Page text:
Monday, September 21, 2009

The Great Wave of Yukio Hatoyama

"According to Katsushika Hokusai, there is an abyss of
cultural differences between Western souls and Eastern
crowds" (o-shoku-jin-shu", in Japanese), quotes of early
20th century painter Henri Riviere.

In 1914, author Henri Focillon published his Hokousai,
whom, he wrote, "conserves in himself some of the permanent
and profound traits of Asiatic soul, takes them up to the
highest degree of their expressive power, and makes them
communicable to the whole of humanity.

Hokusai is not only one of the greatest creators of the
living forms in history, but he belongs to the heroic
order, he is one of the artists who, being visible from all
the points of the horizon, lets us know simultaneously his
own singular genius, and the genius of his race, as well as
something of the eternal man."

One would say in a more 21st century politically correct
formula that there are myriad of diversities, concepts and
dogmatic views between a Western mind and an Eastern mind,
and as a stone remains impermeable to fresh water, the idea
of Asia “as a common heritage" never made its way to... the
Western world. Not yet.

Needles to say that the West often enters into confusion
when placed in front of “outdated Japanese principles”; and
more than once I was asked by Westerners "what are the
ideals and values of the East?" A specific continuity? An
organic thinking of the idea of Asia as a common heritage,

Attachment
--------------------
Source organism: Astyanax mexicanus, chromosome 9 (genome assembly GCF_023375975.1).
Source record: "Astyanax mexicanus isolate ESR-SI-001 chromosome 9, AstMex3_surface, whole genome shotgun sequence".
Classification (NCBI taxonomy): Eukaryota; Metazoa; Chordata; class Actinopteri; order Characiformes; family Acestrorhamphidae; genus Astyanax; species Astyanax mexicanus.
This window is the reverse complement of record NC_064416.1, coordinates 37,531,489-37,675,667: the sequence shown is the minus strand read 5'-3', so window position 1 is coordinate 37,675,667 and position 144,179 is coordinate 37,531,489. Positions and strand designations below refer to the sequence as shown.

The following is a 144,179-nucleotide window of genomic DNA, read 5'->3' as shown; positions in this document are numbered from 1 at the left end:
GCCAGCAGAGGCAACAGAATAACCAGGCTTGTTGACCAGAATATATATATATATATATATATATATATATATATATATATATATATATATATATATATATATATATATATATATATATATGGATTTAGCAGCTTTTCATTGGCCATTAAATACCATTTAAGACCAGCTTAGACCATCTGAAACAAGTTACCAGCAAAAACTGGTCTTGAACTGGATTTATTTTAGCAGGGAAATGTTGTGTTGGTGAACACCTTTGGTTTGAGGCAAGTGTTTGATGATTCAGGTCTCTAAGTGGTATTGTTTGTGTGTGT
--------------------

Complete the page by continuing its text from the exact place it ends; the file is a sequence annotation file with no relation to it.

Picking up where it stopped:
eternity symbolized by the Phoenix or the Dragon?

I was often tempted to answer, unconvinced : "Harmony?"

Hokusai was one of the greatest artist of Edo era, ukiyo-e
painter, printmaker of the Edo period and expert on Chinese
painting and had a great influence on the Impressionist
movement, he was maybe the greatest master in Japanese art

"A simple Japanese ukiyo-e print craftsman transfigured
into the ultimate oriental master, Inaga Shigemi of the
International Research Center for Japanese Studies said,
comparable to such giants as Michel Angelo, Rubens, and
Rembrandt, and why was he so much admired by such great
figures of modern art as Edouard Manet and Vincent Van

Because "If we study Japanese art, we see a man who is un-
doubtedly wise, philosophic, and intelligent who spends his
time doing what? In studying the distance between the
earth and the moon? No. In studying Bismarck’s politics?
No. He studies a single blade of grass ("un seul brin
d’herbe.") But this blade of grass leads him to draw every
plant, then great views of the countryside in every season,
then animals, then human figures" as Vincent Van Gogh wrote
about Hokusai.

And maybe with such new perception of nature, human
figures, countries and history is the power to be of Prime
Minister Hatoyama who will be reckoned with from now on.
Question is : Has the new Prime Minister of Japan the habit
of sketching policies from life or from the 90's and
memories of petulant old friends?

Will the new Japanese leader be able to penetrate the
policies' essential nature and the arcane of international
relations with such powerful "friend" as the United States,
the Europeans, Asia, and will every dot and every stroke of
his speeches be authentic guidelines for future redesign of
Japan diplomacy, economical role, and international
cultural contribution?

Four years after Hokusai's death, an American fleet led by
a sailor called Matthew Perry sailed into Tokyo Bay and
forced Japan to open its arms to the west...

First diplomatic test

Japan's new prime minister, Yukio Hatoyama, faces his first